Five Companies Control Half of Domestic Oil Production

*** P R E S S R E L E A S E ***

For Immediate Release: March 10, 2004
Contact: Tyson Slocum (202) 454-5191;
Erica Hartman (202) 454-5174

Industry Consolidation, Uncompetitive Behavior
Contributing to Rising Gas Prices

WASHINGTON, D.C. -- Gas prices are rising because of uncompetitive
actions by a handful of mega-companies, not because of environmental
regulations, Public Citizen said today.
Forecasts say that gas prices will reach historic highs this spring,
with the national average exceeding $1.80 a gallon, the highest prices
(adjusted for inflation) since 1985. Already in Texas, prices are
inching near $3 a gallon.
The Bush administration blames environmental rules for causing strains
on refining capacity, prompting shortages and driving up prices. But in
reality it is uncompetitive actions by a handful of companies with large
control over our nation's gas markets that is directly causing these
high prices, said Wenonah Hauter, director of Public Citizen's Critical
Mass Energy and Environment Program.
Domestic refining and transportation costs account for one-third of the
price of a gallon of gasoline -- costs that are largely determined by
the major oil companies operating in the United States. This share of
company costs tacked on to the price of gasoline has been increasing. In
November 2000, crude oil prices were at the same level they are today
(more than $36 per barrel), but retail gas prices today ($1.78 per
gallon) are 17 percent higher than they were then ($1.55 per gallon).
Most of this difference has been realized in higher profits from the new
mega-companies that have merged since 2000.
The top five companies in America -- ExxonMobil, ChevronTexaco,
ConocoPhillips, BP-Amoco-Arco and Shell -- now control half of all
domestic oil production, half of all domestic refinery capacity, and
nearly two-thirds of the retail market.
"The fact that a handful of companies control half of the domestic oil
production is particularly significant given that the United States is
the third largest oil producer in the world," Hauter said. "It's no
wonder that the market leader, ExxonMobil, posted after-tax profits of
$21.5 billion in 2003. When you control the market, you can manipulate
the system to ensure enormous profits."
The U.S. Federal Trade Commission concluded in March 2001 that oil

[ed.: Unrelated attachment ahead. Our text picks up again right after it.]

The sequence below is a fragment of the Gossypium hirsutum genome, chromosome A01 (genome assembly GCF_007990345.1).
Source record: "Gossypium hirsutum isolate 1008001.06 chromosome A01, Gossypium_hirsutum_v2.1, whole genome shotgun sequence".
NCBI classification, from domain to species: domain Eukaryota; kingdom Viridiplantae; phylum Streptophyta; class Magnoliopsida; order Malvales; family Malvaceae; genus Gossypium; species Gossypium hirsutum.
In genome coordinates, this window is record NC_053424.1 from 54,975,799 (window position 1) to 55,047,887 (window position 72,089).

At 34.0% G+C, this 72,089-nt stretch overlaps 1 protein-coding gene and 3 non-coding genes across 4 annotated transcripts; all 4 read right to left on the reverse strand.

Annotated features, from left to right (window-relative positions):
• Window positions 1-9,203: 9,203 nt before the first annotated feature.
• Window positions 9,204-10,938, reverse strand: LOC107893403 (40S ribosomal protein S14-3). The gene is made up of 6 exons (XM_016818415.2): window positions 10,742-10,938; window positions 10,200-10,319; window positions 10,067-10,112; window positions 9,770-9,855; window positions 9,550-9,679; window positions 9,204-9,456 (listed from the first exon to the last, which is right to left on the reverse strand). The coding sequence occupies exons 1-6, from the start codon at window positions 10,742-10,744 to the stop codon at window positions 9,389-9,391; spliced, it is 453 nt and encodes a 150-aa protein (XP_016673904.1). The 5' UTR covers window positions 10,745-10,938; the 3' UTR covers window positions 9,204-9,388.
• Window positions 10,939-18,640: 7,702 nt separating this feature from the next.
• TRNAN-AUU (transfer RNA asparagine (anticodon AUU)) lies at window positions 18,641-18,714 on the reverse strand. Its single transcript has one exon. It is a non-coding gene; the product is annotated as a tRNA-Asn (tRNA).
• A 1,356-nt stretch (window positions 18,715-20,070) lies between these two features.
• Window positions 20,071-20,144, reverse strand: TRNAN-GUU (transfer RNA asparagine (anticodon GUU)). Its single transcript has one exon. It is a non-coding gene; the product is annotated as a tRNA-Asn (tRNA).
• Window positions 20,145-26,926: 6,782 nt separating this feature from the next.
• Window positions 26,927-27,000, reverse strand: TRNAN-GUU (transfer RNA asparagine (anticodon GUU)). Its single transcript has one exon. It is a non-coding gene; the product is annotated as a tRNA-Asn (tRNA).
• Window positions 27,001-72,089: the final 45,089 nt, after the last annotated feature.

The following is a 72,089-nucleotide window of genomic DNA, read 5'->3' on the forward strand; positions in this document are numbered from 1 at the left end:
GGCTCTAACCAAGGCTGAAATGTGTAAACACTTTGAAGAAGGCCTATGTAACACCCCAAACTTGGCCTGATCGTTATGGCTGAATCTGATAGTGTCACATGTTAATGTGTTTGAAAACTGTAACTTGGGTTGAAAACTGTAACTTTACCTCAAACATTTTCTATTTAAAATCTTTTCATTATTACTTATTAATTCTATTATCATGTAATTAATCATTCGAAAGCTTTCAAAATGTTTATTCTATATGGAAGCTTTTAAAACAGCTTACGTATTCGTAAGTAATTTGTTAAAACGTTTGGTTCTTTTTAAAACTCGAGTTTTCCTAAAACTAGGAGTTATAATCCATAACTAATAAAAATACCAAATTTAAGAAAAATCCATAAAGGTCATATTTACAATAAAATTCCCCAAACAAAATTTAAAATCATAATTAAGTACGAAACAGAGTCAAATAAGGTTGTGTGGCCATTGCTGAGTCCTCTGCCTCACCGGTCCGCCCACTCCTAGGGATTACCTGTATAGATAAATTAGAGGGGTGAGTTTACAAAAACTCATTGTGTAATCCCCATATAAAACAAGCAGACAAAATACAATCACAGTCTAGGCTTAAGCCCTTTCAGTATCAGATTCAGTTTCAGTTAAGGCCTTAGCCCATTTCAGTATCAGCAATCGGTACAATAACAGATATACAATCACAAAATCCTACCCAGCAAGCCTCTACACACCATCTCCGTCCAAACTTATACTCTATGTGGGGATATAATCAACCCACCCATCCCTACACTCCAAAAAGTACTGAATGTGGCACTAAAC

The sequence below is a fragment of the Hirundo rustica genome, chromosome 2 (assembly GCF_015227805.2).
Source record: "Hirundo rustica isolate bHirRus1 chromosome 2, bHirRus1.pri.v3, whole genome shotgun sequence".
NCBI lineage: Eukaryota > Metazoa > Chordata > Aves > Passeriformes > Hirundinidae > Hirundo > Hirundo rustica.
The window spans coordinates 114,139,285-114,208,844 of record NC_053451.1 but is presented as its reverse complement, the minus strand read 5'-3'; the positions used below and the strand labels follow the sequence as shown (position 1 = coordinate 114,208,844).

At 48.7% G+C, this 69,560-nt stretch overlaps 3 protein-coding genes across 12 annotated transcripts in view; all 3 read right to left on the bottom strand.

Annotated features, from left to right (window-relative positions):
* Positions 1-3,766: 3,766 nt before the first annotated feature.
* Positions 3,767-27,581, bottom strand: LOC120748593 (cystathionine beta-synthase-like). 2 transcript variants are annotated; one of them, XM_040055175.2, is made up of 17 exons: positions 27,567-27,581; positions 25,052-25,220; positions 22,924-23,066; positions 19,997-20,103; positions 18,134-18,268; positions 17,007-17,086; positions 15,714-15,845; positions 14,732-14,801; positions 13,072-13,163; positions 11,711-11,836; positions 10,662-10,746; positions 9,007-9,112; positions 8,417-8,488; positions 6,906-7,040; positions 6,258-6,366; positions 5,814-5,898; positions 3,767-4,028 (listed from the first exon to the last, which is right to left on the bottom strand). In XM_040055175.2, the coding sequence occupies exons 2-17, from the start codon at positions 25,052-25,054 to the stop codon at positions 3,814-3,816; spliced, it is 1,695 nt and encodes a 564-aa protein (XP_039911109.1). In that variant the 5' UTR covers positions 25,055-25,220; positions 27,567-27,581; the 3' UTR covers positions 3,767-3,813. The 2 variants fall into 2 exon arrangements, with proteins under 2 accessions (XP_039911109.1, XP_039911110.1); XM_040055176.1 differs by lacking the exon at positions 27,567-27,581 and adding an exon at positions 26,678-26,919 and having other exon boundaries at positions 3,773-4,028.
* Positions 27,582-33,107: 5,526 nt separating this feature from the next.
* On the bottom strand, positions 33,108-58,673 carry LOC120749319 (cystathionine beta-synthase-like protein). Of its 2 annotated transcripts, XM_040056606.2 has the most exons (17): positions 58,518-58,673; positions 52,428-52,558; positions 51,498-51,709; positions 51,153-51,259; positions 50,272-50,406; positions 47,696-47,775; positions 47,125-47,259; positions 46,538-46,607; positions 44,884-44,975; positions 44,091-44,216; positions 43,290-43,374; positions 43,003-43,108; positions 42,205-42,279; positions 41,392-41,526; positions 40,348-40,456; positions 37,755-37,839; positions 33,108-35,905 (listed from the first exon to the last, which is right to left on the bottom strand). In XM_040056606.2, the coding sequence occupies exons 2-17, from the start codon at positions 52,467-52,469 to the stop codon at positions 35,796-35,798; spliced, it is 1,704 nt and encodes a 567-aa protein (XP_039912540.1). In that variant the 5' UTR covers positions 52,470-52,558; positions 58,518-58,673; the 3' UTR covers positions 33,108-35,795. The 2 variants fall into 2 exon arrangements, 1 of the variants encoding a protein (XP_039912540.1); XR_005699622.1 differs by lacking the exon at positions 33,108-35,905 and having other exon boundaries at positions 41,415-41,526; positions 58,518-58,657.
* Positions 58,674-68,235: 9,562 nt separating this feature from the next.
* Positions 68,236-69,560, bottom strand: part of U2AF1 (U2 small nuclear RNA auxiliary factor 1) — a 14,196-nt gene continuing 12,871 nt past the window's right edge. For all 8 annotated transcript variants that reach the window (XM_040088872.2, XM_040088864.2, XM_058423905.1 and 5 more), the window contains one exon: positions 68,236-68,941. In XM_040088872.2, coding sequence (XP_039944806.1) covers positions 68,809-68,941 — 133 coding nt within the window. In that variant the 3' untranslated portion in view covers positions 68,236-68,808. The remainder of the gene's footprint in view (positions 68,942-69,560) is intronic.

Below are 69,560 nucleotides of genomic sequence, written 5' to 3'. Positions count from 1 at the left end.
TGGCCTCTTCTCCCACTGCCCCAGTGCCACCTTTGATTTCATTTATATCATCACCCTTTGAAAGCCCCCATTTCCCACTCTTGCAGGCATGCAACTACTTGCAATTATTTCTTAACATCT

companies had intentionally withheld supplies of gasoline from the
market as a tactic to drive up prices -- all as a "profit-maximizing
strategy." These actions, while costing consumers billions of dollars in
overcharges, are perfectly legal.
The approval of recent mergers has allowed these large oil companies to
push smaller, independent refining companies out of business for the
sole purpose of limiting refining capacity at the same time that
environmental regulations necessitated more refining capacity. Internal
company documents describe the aggressive strategies employed by the
large oil companies to shut down refineries with capacity of more than
830,000 barrels of oil a day -- more than enough to meet environmental
regulations if these were open today.
"If it is so clear that America's gasoline markets are uncompetitive,
then why haven't these companies been investigated?" said Public Citizen
President Joan Claybrook. "We believe that millions of dollars in
campaign contributions have purchased immunity from congressional and
presidential scrutiny."
Collectively, the oil and gas industry has spent more than $270 million
to lobby Congress and the White House and provide cash to federal
election campaigns since the 2000 election cycle. Of this amount, $66
million was given to federal candidates running for office, with 80
percent of those contributions going to Republicans. That makes this
industry among the largest and most partisan of industries.
The oil and natural gas industry has spent an average of $50 million a
year lobbying Congress and the White House since 2000, according to an
analysis of lobby registration forms filed with Congress. The top five
companies, including the American Petroleum Institute, account for half
of all these lobbying expenditures.
The energy bill pending in Congress does nothing to address
uncompetitive activities by large oil companies. Instead, it rewards
them with billions of dollars in new subsidies in the form of tax breaks
for new production and other perks.
"Giving tax breaks to ExxonMobil, which just posted $21.5 billion in
profit, takes a lot of gall," Hauter said. "We need a real energy
policy, one that emphasizes conservation and renewable fuels, not one
that continues to pad the pockets of giant companies and allows them to
continue soaking consumers."
Public Citizen is a national, nonprofit consumer advocacy organization
based in Washington, D.C. For more information, please visit